This is probably one of the most subjective topics in tabletop blogging, but it also allows the audience (such as yourself) to discover some hidden games in a sea of painted cardboard and plastic dolls. Hobbyists are always looking for something new to play and try out, but sometimes “new” isn’t all that new.
We are going to take a look at 9 underrated games out there in my 100% objective opinion. Some of these are still in print, while others might be a bit more challenging to find. These are not perfect games, so we are going to look at what makes them work and examine the blemishes.
Tyrants of the Underdark
Released in 2016, this hybrid was one of the few games at the time that successfully combined the use of its board and a deckbuilding system. You played as one of the four houses vying for control of the Underdark. Think “Game of Thrones” except everyone is a Lannister. Not only did this introduce area control and diplomacy to deckbuilding, but it allowed numerous ways to score points. It was a point salad before the term was invented. You can score points by controlling major cities, slaying armies, and shredding your deck. So what happened?
The game’s production was a bit of a nightmare for color-blind players. The component’s colors mixed with the board’s colors thus scrawling a recipe for disaster. The final nail on the coffin was the first expansion. It added two more mini decks to the base game’s four mini decks. Mechanically, they were great additions but were pinned down by quality control issues. The printing quality was not nearly as consistent as the original game as they had a different finish and thickness. Any further support of the game died after that.
This game is a perfect example of the importance of first impressions. This vampire social deduction game’s first printing had all of its visuals based on photography with a renaissance costume group. The costume design and photos were good, but it doesn’t look right when slapped onto cardboard. Board gamers expect artwork, not photographs.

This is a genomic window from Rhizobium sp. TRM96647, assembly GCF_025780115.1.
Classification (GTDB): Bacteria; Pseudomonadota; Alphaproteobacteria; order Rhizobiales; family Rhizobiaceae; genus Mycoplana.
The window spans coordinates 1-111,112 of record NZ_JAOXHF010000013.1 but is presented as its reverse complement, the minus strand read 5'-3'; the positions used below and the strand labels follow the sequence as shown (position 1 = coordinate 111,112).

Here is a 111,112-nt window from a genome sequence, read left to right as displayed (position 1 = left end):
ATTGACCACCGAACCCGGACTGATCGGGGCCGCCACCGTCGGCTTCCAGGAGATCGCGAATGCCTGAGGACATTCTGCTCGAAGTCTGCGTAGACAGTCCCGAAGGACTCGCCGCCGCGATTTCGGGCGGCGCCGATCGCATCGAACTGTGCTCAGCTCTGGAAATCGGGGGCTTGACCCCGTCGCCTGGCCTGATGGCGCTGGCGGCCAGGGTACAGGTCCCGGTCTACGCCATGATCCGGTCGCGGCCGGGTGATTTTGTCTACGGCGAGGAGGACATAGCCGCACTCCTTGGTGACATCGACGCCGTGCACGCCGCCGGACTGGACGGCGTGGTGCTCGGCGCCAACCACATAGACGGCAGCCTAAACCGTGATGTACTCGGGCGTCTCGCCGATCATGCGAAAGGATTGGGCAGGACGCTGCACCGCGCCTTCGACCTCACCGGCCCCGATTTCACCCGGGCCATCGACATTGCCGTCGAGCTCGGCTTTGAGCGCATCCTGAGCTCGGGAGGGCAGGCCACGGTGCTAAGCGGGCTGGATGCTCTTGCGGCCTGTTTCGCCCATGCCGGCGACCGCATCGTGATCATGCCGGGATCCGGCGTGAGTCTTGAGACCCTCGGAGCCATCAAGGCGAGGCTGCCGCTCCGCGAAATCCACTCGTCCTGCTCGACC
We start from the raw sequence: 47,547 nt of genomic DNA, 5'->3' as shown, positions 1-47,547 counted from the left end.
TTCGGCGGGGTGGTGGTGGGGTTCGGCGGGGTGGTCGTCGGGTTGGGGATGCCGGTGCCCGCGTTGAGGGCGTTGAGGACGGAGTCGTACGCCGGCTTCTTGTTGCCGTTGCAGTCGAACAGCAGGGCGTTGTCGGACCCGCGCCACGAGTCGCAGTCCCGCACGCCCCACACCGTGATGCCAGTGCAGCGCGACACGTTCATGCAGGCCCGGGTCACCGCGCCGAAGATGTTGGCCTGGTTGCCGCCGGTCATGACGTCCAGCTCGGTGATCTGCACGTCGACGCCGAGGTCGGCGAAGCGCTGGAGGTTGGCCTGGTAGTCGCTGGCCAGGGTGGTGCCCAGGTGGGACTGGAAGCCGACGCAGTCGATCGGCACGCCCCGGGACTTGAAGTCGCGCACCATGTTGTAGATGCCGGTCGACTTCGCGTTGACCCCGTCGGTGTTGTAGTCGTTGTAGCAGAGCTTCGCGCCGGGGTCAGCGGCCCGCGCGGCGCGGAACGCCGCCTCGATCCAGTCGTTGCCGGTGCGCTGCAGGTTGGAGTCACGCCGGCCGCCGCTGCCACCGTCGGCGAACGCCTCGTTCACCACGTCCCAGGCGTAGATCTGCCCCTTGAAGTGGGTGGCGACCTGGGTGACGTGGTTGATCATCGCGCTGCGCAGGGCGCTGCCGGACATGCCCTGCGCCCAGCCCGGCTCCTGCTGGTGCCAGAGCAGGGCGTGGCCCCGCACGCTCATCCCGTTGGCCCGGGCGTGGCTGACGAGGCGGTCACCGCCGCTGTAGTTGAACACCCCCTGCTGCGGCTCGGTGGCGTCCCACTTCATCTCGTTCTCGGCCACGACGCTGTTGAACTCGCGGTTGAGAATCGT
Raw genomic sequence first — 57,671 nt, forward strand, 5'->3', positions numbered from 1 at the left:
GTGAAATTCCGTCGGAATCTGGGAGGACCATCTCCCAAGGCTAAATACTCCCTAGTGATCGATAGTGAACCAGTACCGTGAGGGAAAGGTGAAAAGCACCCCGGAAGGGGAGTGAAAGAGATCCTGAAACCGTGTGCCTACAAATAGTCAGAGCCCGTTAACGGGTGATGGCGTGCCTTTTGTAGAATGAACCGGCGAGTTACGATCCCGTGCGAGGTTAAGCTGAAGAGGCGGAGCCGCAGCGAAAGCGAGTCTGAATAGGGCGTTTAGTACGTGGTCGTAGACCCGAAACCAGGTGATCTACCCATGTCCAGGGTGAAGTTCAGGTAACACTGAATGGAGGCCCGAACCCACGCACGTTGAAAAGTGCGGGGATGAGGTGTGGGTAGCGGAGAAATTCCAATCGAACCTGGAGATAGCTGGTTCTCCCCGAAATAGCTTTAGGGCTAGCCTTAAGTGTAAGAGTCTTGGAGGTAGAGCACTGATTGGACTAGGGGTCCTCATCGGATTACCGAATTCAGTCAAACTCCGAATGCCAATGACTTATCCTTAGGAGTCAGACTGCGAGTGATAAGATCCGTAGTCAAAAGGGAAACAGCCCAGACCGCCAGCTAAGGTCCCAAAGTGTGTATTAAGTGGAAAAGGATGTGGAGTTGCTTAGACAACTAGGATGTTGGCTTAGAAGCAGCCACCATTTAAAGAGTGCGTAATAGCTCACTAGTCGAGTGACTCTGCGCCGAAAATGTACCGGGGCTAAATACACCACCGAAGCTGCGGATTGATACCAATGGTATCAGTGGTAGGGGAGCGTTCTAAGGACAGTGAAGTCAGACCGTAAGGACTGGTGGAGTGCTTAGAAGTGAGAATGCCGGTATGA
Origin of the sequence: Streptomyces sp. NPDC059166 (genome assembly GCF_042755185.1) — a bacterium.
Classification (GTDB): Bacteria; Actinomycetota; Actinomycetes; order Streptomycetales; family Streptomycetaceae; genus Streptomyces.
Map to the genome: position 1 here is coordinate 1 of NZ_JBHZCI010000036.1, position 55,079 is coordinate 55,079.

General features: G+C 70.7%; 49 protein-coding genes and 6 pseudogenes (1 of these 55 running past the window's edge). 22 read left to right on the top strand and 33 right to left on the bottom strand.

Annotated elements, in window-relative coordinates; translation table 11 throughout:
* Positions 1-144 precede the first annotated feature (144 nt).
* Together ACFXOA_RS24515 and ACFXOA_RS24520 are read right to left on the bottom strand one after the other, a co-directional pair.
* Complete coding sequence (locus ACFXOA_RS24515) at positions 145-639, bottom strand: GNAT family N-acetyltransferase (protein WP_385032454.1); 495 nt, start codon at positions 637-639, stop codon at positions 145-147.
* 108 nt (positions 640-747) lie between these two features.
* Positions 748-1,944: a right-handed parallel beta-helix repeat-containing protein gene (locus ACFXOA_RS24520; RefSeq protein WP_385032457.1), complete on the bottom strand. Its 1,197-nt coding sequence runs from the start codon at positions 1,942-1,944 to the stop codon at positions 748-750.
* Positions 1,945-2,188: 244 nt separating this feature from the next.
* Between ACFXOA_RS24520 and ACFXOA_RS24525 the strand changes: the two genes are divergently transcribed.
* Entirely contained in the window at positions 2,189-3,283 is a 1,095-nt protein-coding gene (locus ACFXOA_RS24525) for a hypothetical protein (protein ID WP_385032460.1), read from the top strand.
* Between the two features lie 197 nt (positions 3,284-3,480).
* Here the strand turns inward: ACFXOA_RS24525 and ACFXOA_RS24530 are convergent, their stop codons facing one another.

The second printing replaced everything with custom artwork while maintaining the exact same rules, but the damage was already done. It’s unfortunate because in a genre of social deduction games, the rules on this one stick out like a wooden stake in a chest. There is no night phase, and it didn’t follow the typical Werewolf formula. It was a game of two teams, and each player assigned a numbered “rank” with a special power associated with that rank.
Your job is to murder the other team’s leader, and you are going to do that by stabbing people. The type of wound they bleed out slowly gives you some information on what team and rank that player might be. Once a player gets 4 wounds, they die, and the game ends. If they were the rival leader, you win, but if they weren’t, your team loses. To make the puzzle more challenging, you also had to overcome player powers, items, and status effects. It is a game too heavy for the typical social deduction crowd, but too light for the gamer crowd. It’s a weird middle ground for people like me, and I honestly think it’s a game that could use a bit more attention.
Bloodborne The Card Game
I don’t know if this is cheating because I did write a review on it. Eric Lang is a well-known designer with mixed results regarding his games. I’ll admit that I got more misses than hits with his work, but when it hits, it leaves a feeling that doesn’t go away. In Bloodborne the Card Game’s case, it’s a game that does a lot right in a small package.